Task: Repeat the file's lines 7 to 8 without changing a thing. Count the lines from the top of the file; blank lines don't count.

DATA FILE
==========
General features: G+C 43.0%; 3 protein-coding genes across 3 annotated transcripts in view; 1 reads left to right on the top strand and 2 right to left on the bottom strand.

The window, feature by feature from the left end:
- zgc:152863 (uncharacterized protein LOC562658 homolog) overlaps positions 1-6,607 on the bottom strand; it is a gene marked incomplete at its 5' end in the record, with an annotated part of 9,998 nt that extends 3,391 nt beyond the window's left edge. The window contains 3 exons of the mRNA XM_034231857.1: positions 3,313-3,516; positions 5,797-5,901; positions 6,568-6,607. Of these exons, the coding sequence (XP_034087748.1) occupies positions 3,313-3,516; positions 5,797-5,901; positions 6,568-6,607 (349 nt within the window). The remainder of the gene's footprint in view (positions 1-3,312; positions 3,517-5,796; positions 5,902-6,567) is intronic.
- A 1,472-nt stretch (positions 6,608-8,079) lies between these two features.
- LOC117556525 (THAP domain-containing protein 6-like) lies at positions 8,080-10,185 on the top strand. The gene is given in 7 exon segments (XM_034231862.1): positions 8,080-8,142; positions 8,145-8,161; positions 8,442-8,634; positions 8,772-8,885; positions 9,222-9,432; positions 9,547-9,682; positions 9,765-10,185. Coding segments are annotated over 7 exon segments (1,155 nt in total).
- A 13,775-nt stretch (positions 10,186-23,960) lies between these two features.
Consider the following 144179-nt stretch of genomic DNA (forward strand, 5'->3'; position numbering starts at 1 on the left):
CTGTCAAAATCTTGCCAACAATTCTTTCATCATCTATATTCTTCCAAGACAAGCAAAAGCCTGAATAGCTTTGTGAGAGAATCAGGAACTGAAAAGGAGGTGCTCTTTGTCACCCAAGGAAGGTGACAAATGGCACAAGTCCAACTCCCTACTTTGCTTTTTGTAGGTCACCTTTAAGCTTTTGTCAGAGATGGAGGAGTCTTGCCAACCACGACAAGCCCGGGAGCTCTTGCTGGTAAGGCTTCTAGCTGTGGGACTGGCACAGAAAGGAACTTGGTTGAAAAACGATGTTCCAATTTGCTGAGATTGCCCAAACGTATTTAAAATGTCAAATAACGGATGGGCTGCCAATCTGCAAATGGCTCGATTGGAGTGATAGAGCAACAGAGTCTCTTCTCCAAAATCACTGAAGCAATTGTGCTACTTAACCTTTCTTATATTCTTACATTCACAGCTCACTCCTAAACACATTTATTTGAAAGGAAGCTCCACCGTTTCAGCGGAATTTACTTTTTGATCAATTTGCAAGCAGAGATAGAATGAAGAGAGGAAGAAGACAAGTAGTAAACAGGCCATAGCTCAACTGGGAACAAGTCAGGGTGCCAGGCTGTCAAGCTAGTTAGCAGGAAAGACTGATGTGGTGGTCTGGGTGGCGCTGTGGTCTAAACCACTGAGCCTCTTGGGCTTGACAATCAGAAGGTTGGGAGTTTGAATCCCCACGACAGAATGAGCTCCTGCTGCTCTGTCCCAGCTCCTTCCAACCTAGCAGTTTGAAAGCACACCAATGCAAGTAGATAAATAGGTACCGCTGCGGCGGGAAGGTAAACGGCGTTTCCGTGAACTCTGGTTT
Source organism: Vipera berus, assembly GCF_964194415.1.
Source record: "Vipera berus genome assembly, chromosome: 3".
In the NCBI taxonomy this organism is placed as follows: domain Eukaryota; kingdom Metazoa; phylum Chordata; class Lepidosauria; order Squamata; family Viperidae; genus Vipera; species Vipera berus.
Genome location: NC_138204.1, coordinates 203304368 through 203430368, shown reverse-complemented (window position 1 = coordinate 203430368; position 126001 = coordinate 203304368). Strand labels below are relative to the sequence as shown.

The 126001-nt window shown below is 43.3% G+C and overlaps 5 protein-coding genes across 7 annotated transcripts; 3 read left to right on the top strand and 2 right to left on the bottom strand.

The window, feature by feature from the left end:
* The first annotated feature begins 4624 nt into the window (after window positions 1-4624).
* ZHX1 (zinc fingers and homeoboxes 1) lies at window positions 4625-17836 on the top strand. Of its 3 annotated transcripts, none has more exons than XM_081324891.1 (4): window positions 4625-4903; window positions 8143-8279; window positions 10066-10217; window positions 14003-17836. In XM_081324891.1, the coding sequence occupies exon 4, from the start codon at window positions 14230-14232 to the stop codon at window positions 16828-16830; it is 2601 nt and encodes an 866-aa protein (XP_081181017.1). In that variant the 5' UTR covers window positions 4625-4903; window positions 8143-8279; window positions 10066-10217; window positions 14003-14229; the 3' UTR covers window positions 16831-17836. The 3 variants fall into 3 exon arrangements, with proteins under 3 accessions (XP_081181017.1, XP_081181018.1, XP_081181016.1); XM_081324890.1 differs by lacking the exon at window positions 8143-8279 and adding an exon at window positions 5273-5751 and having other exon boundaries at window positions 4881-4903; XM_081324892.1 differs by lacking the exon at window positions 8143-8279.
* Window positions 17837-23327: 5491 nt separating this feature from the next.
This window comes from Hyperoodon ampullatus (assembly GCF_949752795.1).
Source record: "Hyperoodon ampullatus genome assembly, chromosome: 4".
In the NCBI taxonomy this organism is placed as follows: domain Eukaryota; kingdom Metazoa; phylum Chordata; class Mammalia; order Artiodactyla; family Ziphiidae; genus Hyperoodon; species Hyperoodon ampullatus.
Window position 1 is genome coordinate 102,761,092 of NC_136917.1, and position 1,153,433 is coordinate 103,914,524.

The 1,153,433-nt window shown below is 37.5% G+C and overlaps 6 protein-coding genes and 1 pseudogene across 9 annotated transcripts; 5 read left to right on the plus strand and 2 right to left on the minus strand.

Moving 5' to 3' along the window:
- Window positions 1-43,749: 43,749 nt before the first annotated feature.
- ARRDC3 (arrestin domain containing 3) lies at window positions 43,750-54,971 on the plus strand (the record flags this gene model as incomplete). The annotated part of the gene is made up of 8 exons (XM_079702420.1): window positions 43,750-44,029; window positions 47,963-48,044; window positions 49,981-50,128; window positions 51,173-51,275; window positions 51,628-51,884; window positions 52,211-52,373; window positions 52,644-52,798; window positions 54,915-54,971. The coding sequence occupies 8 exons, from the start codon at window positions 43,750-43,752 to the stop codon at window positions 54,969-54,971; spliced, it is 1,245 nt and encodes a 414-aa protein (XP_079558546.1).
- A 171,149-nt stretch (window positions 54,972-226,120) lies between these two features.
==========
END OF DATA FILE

Consider the following 144179-nt stretch of genomic DNA (forward strand, 5'->3'; position numbering starts at 1 on the left):
CTGTCAAAATCTTGCCAACAATTCTTTCATCATCTATATTCTTCCAAGACAAGCAAAAGCCTGAATAGCTTTGTGAGAGAATCAGGAACTGAAAAGGAGGTGCTCTTTGTCACCCAAGGAAGGTGACAAATGGCACAAGTCCAACTCCCTACTTTGCTTTTTGTAGGTCACCTTTAAGCTTTTGTCAGAGATGGAGGAGTCTTGCCAACCACGACAAGCCCGGGAGCTCTTGCTGGTAAGGCTTCTAGCTGTGGGACTGGCACAGAAAGGAACTTGGTTGAAAAACGATGTTCCAATTTGCTGAGATTGCCCAAACGTATTTAAAATGTCAAATAACGGATGGGCTGCCAATCTGCAAATGGCTCGATTGGAGTGATAGAGCAACAGAGTCTCTTCTCCAAAATCACTGAAGCAATTGTGCTACTTAACCTTTCTTATATTCTTACATTCACAGCTCACTCCTAAACACATTTATTTGAAAGGAAGCTCCACCGTTTCAGCGGAATTTACTTTTTGATCAATTTGCAAGCAGAGATAGAATGAAGAGAGGAAGAAGACAAGTAGTAAACAGGCCATAGCTCAACTGGGAACAAGTCAGGGTGCCAGGCTGTCAAGCTAGTTAGCAGGAAAGACTGATGTGGTGGTCTGGGTGGCGCTGTGGTCTAAACCACTGAGCCTCTTGGGCTTGACAATCAGAAGGTTGGGAGTTTGAATCCCCACGACAGAATGAGCTCCTGCTGCTCTGTCCCAGCTCCTTCCAACCTAGCAGTTTGAAAGCACACCAATGCAAGTAGATAAATAGGTACCGCTGCGGCGGGAAGGTAAACGGCGTTTCCGTGAACTCTGGTTT